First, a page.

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Janet Millen, 75, at her home in Ottawa on May 31. Millen had a stroke in 2006, and still struggles with aphasia, a difficultly with language.Dave Chan/The Globe and Mail

As the number of people affected by stroke in Canada grows, the Heart and Stroke Foundation is calling for increased awareness and access to services for the mental-health effects of the condition – particularly in women.

New data from the non-profit organization show that more than 920,000 people in Canada are living with the effects of stroke, and 108,000 new strokes occur in the country every year. And women face worse outcomes than men.

In a report released Thursday, Heart and Stroke said 32 per cent more women died of stroke than men in 2019. Women who survive are 60 per cent less likely than men to regain their independence in their daily lives, and report having worse quality of life, it said. And the report’s review of existing research found women are 20 per cent to 70 per cent more likely than men to experience depression after a stroke, and are also more likely to experience anxiety.

While poststroke mental health issues affect all genders, for women, “it has a stronger impact on them in so many ways and it’s something that has not been addressed nearly as much as it should be,” said Patrice Lindsay, the organization’s director of health systems.

Although new technologies and therapies mean more lives are now saved when people experience a stroke, there is still a lack of programs and services to help them afterward, she said.

The rise in strokes in Canada is primarily driven by the country’s aging population, Dr. Lindsay said, but she pointed out that more strokes are occurring among younger people as well. Risk factors have become more prevalent at earlier ages, she said. For example, hypertension is now seen in people in their 40s and 50s, about a decade earlier than it appeared previously, and type II diabetes is also occurring in young people.

Women fare worse for multiple reasons. According to the report, they are at highest risk of stroke at three critical times of their lives – during pregnancy, after menopause and in older age – and a general lack of awareness means they do not always get timely care. On average, women live longer than men, and older women have the most strokes, particularly severe ones, the report said.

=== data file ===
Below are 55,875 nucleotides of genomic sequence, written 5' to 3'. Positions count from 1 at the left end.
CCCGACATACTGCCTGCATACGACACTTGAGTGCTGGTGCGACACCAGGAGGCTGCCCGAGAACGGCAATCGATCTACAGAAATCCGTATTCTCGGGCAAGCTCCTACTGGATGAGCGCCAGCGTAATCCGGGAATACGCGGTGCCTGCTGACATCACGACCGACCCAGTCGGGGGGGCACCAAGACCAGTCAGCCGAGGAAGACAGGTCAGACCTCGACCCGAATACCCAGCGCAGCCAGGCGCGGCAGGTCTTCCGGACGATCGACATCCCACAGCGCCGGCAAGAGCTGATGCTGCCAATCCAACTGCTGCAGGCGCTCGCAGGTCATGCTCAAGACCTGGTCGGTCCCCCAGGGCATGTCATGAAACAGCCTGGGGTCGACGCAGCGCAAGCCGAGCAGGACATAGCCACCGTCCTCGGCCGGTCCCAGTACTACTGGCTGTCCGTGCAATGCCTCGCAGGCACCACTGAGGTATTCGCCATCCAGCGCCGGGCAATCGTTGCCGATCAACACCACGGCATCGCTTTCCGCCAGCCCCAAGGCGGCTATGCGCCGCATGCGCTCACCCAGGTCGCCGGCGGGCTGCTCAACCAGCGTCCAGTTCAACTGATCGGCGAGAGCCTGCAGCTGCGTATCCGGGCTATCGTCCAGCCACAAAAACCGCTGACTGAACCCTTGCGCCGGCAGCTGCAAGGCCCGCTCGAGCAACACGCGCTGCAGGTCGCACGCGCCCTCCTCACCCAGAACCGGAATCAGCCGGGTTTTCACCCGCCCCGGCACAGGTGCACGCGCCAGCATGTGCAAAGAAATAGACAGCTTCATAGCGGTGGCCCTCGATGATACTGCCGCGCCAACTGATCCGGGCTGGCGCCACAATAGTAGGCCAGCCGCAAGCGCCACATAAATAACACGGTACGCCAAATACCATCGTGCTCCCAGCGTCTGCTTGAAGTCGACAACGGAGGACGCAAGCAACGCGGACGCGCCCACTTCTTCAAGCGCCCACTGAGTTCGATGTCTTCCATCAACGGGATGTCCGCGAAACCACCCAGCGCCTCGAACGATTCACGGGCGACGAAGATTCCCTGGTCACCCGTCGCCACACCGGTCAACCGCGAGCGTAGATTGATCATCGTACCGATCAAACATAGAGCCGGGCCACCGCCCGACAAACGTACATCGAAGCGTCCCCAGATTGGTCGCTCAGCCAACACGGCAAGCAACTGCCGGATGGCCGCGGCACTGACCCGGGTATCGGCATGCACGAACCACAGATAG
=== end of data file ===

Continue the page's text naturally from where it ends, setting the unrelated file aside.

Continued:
It added that women, in general, earn less than men and may be less likely to have extended health benefits, which can hamper their ability to access and afford poststroke recovery services.

Mental-health issues are “extremely common” after stroke, since both involve the brain, said Abe Snaiderman, director of neuropsychiatry at the Toronto Rehabilitation Institute at the University Health Network. Yet even though most people recognize the signs of a stroke, such as face drooping or slurred speech, many don’t know that stroke survivors can also suffer from anxiety, irritability, insomnia and depression, he said.

Dr. Snaiderman, who is also a spokesperson for Heart and Stroke, said anywhere between 30 per cent to 60 per cent of people who experience a stroke will go on to develop depression or anxiety – the vast majority of them, women.

The reasons for this gender disparity aren’t entirely clear, though there are biological, psychological and social factors involved, he said. Socially, for example, women tend to take on the role of caregiving, and often don’t have time or resources to take care of themselves, Dr. Snaiderman said, explaining this is particularly the case for single mothers and racialized women.

If left unaddressed, poor mental health can hamper recovery and even kill, particularly when people feel they are a burden to their families, he said. This is because conditions such as depression can prevent them from participating in rehabilitation, taking medication and rejoining society.

Janet Millen of Ottawa said she has felt depressed and isolated at times after a stroke in 2006, at age 58, left her with the aphasia disorder.

Many people don’t understand aphasia, which involves difficulty processing language, she said. And even though she has worked hard to retrain her brain, and her aphasia is now no longer apparent to others, she finds it impossible to participate in group conversations.

“I’m sitting like a lump because I cannot keep up,” said Ms. Millen, now 75. “I get days when I feel very, very low with that.”

Ms. Millen, who wrote Still Me!, a book about her stroke experience, said she is fortunate to be able to rely on her husband, children and friends, and advised other stroke survivors to seek support.

“You do it alone? Forget it,” she said. “It’s not going to happen.”

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